It’s not exactly breaking news that most journalists lean left. I used to do that myself. I grew up at the New York Times, so I’m familiar with the species. For most of the media, bias grew out of the social revolution of the 1960s and ’70s. Fueled by the civil rights and anti-Vietnam War movements, the media jumped on the anti-authority bandwagon writ large. The deal was sealed with Watergate, when journalism was viewed as more trusted than government — and far more exciting and glamorous. Think Robert Redford in “All the President’s Men.” Ever since, young people became journalists because they wanted to be the next Woodward and Bernstein, find a Deep Throat, and bring down a president. Of course, most of them only wanted to bring down a Republican president. That’s because liberalism is baked into the journalism cake.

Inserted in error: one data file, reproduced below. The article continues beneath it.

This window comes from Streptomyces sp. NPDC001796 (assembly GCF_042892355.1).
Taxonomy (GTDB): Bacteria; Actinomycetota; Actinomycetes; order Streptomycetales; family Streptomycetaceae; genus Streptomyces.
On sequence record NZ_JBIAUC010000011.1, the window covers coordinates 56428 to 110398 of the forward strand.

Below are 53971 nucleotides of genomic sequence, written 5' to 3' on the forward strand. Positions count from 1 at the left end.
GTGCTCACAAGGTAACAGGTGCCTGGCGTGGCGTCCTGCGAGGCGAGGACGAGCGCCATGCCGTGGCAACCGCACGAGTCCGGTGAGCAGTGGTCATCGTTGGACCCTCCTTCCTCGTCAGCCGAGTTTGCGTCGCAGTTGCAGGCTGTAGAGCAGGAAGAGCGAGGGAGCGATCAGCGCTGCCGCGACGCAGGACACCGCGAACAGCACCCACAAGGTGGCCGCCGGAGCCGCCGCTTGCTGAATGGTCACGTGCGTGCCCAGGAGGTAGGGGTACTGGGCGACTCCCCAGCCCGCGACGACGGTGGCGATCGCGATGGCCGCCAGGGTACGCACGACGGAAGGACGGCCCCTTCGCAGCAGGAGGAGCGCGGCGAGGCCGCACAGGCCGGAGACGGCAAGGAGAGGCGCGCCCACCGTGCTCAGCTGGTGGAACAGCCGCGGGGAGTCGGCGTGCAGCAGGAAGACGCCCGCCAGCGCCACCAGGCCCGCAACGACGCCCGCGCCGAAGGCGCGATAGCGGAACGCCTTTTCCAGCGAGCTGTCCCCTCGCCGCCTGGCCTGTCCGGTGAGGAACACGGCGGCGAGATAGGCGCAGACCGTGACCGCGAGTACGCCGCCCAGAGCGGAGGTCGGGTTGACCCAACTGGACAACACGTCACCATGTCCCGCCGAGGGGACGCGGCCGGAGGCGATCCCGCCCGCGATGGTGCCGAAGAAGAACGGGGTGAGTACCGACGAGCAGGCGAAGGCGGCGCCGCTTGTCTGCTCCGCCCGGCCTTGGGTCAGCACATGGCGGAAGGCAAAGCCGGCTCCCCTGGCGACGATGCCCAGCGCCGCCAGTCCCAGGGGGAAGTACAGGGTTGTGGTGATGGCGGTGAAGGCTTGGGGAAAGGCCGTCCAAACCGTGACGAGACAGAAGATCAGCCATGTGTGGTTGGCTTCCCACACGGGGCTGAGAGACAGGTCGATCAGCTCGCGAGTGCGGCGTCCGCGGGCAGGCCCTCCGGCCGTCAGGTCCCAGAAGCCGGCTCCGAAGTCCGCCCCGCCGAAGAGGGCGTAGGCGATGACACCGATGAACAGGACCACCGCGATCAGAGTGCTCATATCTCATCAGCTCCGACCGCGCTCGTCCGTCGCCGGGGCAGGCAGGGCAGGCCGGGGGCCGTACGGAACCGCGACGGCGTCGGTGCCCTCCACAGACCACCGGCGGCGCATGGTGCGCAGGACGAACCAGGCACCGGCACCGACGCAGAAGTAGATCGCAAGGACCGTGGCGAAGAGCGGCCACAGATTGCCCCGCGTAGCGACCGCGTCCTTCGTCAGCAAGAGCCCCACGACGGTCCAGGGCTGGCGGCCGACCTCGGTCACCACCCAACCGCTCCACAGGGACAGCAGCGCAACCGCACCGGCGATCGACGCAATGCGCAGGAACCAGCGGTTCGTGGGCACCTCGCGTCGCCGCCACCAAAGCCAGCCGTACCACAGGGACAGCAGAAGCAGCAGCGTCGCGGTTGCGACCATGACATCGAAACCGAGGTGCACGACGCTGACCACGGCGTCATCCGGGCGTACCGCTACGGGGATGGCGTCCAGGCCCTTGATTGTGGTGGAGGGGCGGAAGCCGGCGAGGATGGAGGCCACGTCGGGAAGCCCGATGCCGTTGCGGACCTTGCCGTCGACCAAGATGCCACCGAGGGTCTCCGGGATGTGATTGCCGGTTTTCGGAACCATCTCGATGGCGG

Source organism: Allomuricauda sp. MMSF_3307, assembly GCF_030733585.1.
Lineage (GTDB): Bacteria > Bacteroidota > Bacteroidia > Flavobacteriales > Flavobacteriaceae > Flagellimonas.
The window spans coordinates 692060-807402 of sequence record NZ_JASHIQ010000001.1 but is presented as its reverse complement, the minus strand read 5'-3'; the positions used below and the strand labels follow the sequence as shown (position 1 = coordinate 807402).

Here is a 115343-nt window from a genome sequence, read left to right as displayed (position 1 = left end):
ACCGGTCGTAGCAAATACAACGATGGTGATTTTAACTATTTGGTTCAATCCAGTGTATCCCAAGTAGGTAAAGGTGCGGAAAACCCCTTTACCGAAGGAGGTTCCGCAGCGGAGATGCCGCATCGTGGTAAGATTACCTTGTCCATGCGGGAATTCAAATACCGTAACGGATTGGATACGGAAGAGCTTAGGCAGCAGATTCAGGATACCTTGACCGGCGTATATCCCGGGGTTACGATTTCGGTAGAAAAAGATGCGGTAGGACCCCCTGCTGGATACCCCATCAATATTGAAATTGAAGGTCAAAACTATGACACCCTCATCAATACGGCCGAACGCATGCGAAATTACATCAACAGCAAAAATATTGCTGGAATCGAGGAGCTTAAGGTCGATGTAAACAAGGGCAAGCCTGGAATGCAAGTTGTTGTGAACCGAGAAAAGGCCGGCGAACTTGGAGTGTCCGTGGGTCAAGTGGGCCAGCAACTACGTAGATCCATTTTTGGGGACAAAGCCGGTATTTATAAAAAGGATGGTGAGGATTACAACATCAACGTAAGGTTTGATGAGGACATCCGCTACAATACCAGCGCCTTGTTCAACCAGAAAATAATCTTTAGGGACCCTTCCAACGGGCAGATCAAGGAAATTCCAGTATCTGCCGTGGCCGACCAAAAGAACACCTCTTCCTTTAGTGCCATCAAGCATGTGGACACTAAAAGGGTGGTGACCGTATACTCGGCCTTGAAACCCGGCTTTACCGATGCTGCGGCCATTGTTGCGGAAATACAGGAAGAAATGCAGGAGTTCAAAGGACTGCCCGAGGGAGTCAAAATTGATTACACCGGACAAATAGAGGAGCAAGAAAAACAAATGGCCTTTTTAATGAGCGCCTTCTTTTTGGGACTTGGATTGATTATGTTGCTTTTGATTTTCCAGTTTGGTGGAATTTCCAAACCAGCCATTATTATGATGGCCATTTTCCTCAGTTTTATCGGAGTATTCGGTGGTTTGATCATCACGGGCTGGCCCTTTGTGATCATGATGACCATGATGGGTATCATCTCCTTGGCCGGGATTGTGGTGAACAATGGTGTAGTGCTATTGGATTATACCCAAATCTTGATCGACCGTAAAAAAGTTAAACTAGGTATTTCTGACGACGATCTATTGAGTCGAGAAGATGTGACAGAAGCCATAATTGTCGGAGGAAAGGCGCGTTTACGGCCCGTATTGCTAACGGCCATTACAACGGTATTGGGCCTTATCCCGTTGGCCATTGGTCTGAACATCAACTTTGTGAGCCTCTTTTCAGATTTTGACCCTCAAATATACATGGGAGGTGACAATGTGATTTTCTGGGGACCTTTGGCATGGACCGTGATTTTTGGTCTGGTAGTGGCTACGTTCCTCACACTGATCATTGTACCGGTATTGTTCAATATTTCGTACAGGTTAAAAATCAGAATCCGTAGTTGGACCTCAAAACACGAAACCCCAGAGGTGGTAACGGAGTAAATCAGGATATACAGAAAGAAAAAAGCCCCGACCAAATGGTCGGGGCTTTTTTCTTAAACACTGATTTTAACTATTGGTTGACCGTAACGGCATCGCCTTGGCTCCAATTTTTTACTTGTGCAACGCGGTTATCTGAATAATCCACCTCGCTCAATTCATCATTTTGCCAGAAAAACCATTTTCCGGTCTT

During the years I spent teaching at the Columbia University School of Journalism, I often found myself telling my students that the job of the reporter was “to comfort the afflicted and afflict the comfortable.” I’m not even sure where I first heard that line, but it still captures the way most journalists think about what they do. Translate the first part of that compassionate-sounding idea into the daily decisions about what makes news, and it is easy to fall into the habit of thinking that every person afflicted by something is entitled to help. Or, as liberals like to say, “Government is what we do together.” From there, it’s a short drive to the conclusion that every problem has a government solution.